The day after 268
For the first time since 1901, a Major League player can wake up and say "I got hit by a pitch for the 268th time yesterday". Still think this isn't an accomplishment to be proud of? Nobody's done it for over 100 years for a reason. He's been hit 268 times, never charged the mound, and never been sent to the disabled list by a plunk. In 1997 he got drilled in the eye but stayed in the game because they had a chance to win the division that day. The Astros are 142-106 in games when he's been hit.
It's a testament to Biggio's longevity and "do whatever it takes" attitude, and that's why this blog will continue to track Biggio's plunks at least until he passes the all time record set by Hughie Jennings. I have no fear that Craig Biggio is going to hang a big "Mission Accomplished" sign and start backing off the plate, because it's clear that he was never getting hit to try to set a record. He's at the plate to try to get on base, and he's close to the plate because that's the best place to be if you want to get a base hit in a league where the strikezone sometimes extends into the opposite side batters box. He's not getting hit for contract bonuses or personal glory, things that no doubt influence the professional game for many, he's trying to get on base so he can score a run.
Think he's only at this milestone because of an elbow pad? Maybe. But it's not because he would approach the plate any different if the pad was illegal. Biggio says he started wearing the original pad after a painful plunk from Danny Darwin which would have been his 67th, coming in 1996, the year after he led the league in HBPs for the first time. What the elbow pad did was keep him from throwing his body around for the team so much that it ended his career. Apparently some baseball fans would prefer a sport where its great players routinely get their careers ended by dime a dozen relief pitchers who either can't throw over the plate or can't get a batter out without threatening his life. Complaints have been lodged every time baseball has evolved to protect players, like when batters started wearing helmets. Still think helmets are lame? 19th century catchers used to think protective gear was "unmanly" as well, and there was a time when even the glove was considered a sign of weakness. If the game hadn't changed to protect players the sport would just be an endless string of career ending injuries, so lets lay off whining about protective gear, let the sport regulate what's appropriate, and enjoy guys who play 18 seasons with the same team. (And you think health care costs are high now? Imagine a system that had to deal with all those broken fingers from catchers playing without a glove... and that certainly wouldn't be the worst of it.)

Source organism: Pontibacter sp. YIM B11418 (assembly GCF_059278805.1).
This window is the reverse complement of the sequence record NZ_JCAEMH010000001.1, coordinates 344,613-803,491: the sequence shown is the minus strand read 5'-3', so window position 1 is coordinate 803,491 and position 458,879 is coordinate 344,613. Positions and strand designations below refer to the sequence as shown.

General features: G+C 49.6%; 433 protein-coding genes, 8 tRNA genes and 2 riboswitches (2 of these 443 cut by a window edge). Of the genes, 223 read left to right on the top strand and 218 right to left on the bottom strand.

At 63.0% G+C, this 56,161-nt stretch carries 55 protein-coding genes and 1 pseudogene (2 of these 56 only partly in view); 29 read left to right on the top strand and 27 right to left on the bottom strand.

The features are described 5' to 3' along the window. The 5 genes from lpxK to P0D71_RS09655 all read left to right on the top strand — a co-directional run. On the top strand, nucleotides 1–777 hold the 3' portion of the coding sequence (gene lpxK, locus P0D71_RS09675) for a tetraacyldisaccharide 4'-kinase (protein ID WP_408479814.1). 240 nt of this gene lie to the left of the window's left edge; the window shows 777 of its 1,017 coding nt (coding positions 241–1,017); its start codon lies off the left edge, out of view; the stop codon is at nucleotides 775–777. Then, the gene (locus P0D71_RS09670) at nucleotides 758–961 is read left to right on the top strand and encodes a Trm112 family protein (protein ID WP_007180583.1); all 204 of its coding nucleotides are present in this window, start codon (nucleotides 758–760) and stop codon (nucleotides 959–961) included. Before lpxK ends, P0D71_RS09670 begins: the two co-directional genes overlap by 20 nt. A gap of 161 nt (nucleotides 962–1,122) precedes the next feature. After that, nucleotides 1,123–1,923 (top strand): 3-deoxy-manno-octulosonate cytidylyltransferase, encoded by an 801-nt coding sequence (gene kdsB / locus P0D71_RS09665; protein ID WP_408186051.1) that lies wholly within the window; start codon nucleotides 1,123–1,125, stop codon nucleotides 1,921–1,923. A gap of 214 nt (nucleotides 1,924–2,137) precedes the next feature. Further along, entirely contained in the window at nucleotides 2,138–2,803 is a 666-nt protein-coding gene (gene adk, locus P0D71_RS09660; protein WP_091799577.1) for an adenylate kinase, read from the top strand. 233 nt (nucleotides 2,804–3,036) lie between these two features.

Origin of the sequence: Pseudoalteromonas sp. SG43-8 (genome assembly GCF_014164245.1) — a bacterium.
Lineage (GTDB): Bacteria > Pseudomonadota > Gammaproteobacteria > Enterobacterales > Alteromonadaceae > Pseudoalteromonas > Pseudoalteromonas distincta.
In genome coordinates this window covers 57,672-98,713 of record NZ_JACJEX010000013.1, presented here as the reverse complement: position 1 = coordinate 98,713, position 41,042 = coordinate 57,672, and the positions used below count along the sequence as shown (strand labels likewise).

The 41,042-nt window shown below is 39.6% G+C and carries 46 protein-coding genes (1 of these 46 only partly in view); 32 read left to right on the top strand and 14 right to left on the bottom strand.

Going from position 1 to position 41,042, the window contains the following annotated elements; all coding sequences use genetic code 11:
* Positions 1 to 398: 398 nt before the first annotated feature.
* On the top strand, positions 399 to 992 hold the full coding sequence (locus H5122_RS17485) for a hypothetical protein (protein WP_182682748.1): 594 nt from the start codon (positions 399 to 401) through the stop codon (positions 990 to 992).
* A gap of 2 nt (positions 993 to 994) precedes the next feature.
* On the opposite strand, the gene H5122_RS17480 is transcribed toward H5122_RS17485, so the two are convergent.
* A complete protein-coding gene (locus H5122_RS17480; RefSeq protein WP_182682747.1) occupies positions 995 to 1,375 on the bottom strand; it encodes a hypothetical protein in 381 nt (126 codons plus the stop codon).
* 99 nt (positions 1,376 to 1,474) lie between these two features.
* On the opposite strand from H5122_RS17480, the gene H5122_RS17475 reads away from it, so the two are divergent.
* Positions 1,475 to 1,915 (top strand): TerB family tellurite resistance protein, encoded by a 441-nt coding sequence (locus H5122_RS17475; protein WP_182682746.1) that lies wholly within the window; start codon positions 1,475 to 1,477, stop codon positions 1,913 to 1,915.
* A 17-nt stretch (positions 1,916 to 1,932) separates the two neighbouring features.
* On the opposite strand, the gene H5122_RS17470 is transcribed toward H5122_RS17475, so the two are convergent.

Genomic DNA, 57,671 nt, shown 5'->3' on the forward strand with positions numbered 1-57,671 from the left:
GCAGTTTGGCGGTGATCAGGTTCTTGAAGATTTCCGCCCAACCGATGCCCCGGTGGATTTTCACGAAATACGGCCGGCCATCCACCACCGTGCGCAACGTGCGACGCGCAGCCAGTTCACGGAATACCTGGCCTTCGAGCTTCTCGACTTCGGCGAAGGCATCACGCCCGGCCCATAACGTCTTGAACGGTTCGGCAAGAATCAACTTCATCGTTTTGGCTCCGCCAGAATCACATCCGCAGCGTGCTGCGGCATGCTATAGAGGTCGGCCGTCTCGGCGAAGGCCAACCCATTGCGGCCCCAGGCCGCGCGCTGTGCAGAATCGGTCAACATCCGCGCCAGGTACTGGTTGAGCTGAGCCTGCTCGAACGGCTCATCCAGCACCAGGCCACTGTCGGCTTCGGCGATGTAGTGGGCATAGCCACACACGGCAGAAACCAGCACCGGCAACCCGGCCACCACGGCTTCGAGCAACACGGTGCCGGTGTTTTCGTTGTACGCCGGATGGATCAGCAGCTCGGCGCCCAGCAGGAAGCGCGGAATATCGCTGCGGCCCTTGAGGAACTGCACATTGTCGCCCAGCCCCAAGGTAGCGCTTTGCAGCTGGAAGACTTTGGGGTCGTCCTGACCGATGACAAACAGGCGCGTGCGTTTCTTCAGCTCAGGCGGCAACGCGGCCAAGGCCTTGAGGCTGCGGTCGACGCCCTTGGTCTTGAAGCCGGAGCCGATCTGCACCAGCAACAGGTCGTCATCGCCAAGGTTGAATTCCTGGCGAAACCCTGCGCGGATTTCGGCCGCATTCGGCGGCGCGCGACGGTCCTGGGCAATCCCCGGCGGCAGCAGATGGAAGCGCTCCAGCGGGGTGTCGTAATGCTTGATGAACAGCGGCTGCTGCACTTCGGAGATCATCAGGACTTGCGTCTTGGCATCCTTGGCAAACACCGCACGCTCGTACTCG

When Jeremi Gonzalez hit him in the face, I'm pretty sure he didn't stay in the game because his elbow pad was making it feel better. Commenters on this site have said they wished there was a stat that measured Biggio's heart and desire to play the game right, but I think this is that stat. There's a reason why nobody since 1901 has done this, so enjoy this moment in history.